Huka Falls

Our tour guide, Lance, had told us several days before that today would be our first opportunity to bungy jump. I came on this trip knowing that New Zealand was the place I wanted to do it for the first time since this is where it started commercially years ago. We were headed to Taupo Bungy with a 47 meter (154.1995 feet) jump! There was a group of 6 of us jumping with 2 having done one jump before. I was worried about chickening out but once you pay you cannot get a refund, so I went inside and paid before giving the bungy a look.

Ready to go!

Now for the kicker, the lady told me she could not guarantee me NOT going into the water AND that I might be going in up to my waist.

Ok so....

1. I LOVE water but not in freezing, cold winter time!
2. NO they did not have a towel at the bottom for me before I made the wonderful hike back up the side of the mountain.
3. Not going to get my precious Tech fleece drenched so had to take that off.
4. Hoping my swim team diving skills are still good!
5. Paid for with no possible refund.

She told me to do my best “Superman” jump (i.e. going out straight for a while instead of diving straight down). The longer I jumped out straight the better chance of not going in the water. This pretty much took care of my nervousness since I now had a challenge I had to overcome. You challenge me or say I cannot do something, will get me pretty focused to get it done. Who says I'm competitive?? I just prepared to dive like I did when on the swim team and went for it. 

Gotta give a Guns Up!
Still got the diving skills :)

I did not come out of the diving pose or make a noise until I realized I did not touch the water. I started screaming as soon as I knew I was not going into the water. It was such a thrill and over way, way too fast!! I had such an amazing sense of accomplishment at the end!!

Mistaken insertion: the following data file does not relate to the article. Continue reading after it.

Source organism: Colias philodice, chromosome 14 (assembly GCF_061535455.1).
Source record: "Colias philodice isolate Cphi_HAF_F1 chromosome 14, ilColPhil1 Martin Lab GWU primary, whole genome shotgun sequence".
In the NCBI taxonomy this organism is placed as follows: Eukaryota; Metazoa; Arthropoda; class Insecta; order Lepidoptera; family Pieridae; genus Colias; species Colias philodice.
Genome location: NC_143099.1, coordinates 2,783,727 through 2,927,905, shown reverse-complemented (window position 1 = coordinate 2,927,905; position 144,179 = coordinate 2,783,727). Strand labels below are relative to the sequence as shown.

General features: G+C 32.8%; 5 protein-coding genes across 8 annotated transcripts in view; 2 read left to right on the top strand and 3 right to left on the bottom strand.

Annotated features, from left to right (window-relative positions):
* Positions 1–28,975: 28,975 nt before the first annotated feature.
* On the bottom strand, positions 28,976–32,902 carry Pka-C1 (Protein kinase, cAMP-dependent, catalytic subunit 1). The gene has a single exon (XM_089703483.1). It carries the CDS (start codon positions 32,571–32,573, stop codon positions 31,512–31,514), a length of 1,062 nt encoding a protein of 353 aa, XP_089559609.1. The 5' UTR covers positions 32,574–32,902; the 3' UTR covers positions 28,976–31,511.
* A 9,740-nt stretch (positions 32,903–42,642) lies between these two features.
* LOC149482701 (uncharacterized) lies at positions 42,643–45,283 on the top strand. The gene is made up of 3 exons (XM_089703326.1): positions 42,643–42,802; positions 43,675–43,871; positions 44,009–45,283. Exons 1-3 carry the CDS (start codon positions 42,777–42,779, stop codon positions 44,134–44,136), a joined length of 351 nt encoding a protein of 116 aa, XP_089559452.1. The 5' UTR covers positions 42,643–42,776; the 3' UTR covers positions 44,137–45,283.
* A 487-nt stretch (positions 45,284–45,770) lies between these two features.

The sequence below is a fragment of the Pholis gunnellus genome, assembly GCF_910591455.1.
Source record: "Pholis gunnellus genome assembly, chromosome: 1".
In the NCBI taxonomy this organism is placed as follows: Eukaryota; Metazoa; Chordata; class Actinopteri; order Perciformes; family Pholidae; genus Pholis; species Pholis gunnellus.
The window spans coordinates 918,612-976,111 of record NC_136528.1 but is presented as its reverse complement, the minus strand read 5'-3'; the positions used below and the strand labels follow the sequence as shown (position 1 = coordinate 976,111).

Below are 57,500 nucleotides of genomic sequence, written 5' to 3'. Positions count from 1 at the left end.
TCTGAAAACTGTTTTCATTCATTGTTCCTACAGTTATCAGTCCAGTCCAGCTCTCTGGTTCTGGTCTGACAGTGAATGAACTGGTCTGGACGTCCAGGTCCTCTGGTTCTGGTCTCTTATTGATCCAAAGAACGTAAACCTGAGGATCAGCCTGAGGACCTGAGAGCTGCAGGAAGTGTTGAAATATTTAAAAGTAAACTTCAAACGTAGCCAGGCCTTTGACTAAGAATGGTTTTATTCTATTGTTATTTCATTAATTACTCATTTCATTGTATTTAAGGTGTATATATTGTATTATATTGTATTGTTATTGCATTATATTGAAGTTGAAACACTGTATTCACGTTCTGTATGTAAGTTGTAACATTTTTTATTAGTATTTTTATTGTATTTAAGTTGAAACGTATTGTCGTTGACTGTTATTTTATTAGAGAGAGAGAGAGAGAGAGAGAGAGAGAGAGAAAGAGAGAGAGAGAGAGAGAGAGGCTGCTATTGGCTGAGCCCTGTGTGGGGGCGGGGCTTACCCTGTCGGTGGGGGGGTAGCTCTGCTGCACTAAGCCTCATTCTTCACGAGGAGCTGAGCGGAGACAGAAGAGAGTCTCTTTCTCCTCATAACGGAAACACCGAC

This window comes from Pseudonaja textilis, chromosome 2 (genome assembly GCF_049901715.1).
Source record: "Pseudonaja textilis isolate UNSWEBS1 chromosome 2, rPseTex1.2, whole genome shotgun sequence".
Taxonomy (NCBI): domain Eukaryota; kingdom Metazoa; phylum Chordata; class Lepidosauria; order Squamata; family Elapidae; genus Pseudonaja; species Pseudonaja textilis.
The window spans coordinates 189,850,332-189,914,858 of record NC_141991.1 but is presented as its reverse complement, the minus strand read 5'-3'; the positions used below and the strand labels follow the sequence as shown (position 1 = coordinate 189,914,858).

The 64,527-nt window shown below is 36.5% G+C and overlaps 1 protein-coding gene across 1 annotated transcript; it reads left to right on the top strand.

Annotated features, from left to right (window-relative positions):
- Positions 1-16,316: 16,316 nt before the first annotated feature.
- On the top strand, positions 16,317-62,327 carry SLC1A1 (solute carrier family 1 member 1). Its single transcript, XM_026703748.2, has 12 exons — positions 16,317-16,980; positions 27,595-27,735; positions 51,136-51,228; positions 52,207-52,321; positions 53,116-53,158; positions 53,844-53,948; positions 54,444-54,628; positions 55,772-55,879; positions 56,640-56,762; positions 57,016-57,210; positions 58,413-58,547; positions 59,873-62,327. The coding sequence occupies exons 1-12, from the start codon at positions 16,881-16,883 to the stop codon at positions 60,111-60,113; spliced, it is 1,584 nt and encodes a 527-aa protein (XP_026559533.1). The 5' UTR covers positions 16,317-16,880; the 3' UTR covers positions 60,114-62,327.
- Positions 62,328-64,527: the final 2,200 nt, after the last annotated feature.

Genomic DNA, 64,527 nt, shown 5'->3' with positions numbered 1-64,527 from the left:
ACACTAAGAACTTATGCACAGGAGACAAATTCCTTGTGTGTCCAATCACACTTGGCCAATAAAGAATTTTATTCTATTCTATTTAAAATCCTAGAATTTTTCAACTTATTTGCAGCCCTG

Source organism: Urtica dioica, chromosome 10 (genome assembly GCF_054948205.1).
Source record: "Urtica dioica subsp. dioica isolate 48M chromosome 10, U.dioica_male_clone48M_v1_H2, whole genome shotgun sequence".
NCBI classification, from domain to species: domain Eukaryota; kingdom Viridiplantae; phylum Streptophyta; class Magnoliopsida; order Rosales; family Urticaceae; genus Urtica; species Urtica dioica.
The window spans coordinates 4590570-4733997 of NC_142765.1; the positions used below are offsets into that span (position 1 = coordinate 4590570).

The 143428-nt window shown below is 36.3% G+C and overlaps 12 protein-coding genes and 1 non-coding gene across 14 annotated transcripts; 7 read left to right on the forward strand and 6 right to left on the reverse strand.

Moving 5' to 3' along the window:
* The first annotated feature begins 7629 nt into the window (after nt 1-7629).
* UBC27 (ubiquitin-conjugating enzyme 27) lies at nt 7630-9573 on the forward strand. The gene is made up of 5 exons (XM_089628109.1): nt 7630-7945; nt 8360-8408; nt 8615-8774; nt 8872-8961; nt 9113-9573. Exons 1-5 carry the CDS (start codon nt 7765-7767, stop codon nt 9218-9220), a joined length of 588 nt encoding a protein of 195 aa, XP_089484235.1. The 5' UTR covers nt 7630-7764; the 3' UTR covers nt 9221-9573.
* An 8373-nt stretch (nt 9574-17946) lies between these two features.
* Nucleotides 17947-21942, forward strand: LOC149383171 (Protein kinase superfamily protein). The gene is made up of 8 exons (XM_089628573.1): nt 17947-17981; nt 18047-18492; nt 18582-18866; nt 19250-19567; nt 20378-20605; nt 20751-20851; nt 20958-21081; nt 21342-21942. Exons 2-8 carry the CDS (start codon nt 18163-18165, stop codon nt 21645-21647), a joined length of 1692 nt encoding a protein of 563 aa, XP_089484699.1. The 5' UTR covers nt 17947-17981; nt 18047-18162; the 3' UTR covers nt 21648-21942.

This is something I recommend everyone to do at least once in their life. It was not jerky like you think it would be and I was concerned about that since I have some back issues. I really did not even feel it when it bounced and brought me back up. 

After we had all jumped, we headed on down the road to Tongariro National Park for the next few nights. As we were heading there the once in 50 years snow storm began. There was quite a bit of snow when we got there and it continued to snow throughout the night. 

Side Note: This was my first day of getting home sick. I had a pretty big day with the bungy jump but was unable to just text or call anyone back home to share it with someone. This got to me and I ended up having a bit of quiet, alone time that night to write some postcards to friends and family and write in my journal. I will say this has been the hardest thing for me to date to not have this simple act of contacting people whenever I need or want to. 

Monday August 15th

We woke up to a beautiful winter wonderland in New Zealand in August!!! This set us up for a lazy day ahead since we could not do much because of the snowfall around us. Even the bus to go to the mountain for snowboarding/skiing was canceled. Janita, Sam, and I decided to sleep in since we did not have a set time to get up. 

Sam and I
Samantha aka Sam – Sweet, beautiful, tall, brunette girl from South Africa. We started to become closer friends on this portion of the trip. She shared a room with Janita and me for the two nights we were at Tongariro National Park. She had been with us on the Hobbiton tour and that is actually when our bond began over being very excited, nerds over it all!! I am very excited to go to SA to visit her some day!